From Wired's upcoming December issue: more about Amazon's "Search Inside the Book" feature.I put some quotes I found interesing below. I'm guessing it will cost more than $10 million to make all published works available and searchable electronically.
Most important, it's still shockingly difficult to find information buried in books. Even as the Internet has revived hope of a universal library and Google seems to promise an answer to every query, books have remained a dark region in the universe of information. We want books to be as accessible and searchable as the Web. On the other hand, we still want them to be books.
The copyrights to these titles are spread among countless owners. How was it possible to create a publicly accessible database from material whose ownership is so tangled? Amazon's solution is audacious: The company simply denies it has built an electronic library at all.
"It's shameful," Kahle continues, "because we have the tools to make all books available to everybody. You need three things. Technically, you need storage and connectivity. Storage is easy. For under $10 million, you can store all published works of humankind back to the Sumerian tablets. The last time they tried this was in Alexandria, and they had an innovative storage mechanism, too. They had papyrus, and papyrus was astonishing compared to clay tablets. But we can do better than the Alexandrians, because we also have connectivity. I have traveled in Uganda and in rural Kenya and seldom been more than one day's walk from an Internet cafÃ©. It is technologically possible for most kids in the world to have access to all the books in the world."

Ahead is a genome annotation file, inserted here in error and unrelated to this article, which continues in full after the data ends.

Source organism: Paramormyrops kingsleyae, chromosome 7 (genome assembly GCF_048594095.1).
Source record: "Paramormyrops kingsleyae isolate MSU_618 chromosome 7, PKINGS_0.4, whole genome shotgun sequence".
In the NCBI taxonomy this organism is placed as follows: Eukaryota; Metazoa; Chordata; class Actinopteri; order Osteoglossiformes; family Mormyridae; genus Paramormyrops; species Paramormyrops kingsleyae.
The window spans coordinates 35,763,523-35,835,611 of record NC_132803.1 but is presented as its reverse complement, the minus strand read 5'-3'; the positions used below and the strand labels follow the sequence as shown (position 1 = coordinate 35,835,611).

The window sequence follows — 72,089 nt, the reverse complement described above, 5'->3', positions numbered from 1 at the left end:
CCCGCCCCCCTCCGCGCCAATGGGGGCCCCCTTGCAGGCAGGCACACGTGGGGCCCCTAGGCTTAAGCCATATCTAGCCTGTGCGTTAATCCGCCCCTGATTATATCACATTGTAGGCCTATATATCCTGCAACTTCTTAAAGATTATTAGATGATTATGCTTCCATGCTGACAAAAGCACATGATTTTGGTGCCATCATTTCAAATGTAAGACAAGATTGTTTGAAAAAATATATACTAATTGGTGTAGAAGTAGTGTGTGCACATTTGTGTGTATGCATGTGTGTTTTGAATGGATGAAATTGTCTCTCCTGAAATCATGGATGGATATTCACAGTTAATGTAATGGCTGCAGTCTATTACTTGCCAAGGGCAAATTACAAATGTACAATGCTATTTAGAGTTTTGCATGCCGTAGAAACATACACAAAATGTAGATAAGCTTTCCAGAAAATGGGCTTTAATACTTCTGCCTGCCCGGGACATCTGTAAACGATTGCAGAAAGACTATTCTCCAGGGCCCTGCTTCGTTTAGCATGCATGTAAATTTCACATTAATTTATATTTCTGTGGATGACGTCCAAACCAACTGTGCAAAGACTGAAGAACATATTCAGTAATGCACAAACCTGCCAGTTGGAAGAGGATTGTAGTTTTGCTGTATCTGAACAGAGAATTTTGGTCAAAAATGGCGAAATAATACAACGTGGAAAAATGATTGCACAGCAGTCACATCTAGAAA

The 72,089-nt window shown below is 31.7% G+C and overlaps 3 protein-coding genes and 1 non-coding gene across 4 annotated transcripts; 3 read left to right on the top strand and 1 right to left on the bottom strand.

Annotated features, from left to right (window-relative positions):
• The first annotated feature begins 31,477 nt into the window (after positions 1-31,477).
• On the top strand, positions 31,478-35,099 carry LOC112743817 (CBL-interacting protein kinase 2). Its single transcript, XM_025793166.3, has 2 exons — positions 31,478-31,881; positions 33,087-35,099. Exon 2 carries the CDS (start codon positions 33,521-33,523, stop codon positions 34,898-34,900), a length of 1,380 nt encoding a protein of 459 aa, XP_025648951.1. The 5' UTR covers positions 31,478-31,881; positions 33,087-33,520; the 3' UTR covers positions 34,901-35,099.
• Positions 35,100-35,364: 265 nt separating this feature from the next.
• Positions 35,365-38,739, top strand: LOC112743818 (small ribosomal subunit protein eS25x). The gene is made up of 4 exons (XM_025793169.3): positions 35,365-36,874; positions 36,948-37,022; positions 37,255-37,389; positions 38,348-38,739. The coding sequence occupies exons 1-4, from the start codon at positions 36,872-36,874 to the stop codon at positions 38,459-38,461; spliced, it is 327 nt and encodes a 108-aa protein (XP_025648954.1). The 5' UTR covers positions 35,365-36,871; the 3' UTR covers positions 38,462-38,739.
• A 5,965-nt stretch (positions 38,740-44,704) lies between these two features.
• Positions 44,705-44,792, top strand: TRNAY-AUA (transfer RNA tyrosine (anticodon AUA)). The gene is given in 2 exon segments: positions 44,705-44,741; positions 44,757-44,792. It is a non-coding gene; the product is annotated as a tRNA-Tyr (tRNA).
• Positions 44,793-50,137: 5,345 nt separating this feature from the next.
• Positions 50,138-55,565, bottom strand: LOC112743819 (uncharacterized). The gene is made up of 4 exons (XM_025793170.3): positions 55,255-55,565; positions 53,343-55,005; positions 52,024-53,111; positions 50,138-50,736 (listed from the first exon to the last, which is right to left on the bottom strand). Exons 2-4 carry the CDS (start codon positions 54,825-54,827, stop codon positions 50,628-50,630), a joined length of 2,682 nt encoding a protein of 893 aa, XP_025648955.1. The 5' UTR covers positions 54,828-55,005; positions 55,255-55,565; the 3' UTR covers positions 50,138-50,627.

The third item on Kahle's list has nothing to do with technological know-how; it's simply political will. Here, he finds the situation mixed. "We live in an open society in which the concept of widespread knowledge is embraced as a goal of governance," he says. "Just look at our libraries. Public libraries spend $7.6 billion a year; academic libraries spend another $5 billion." That's the good news. The budgets are hard evidence of a public commitment to the Alexandrian ideal. But on the other hand, almost none of this money goes to digitizing books.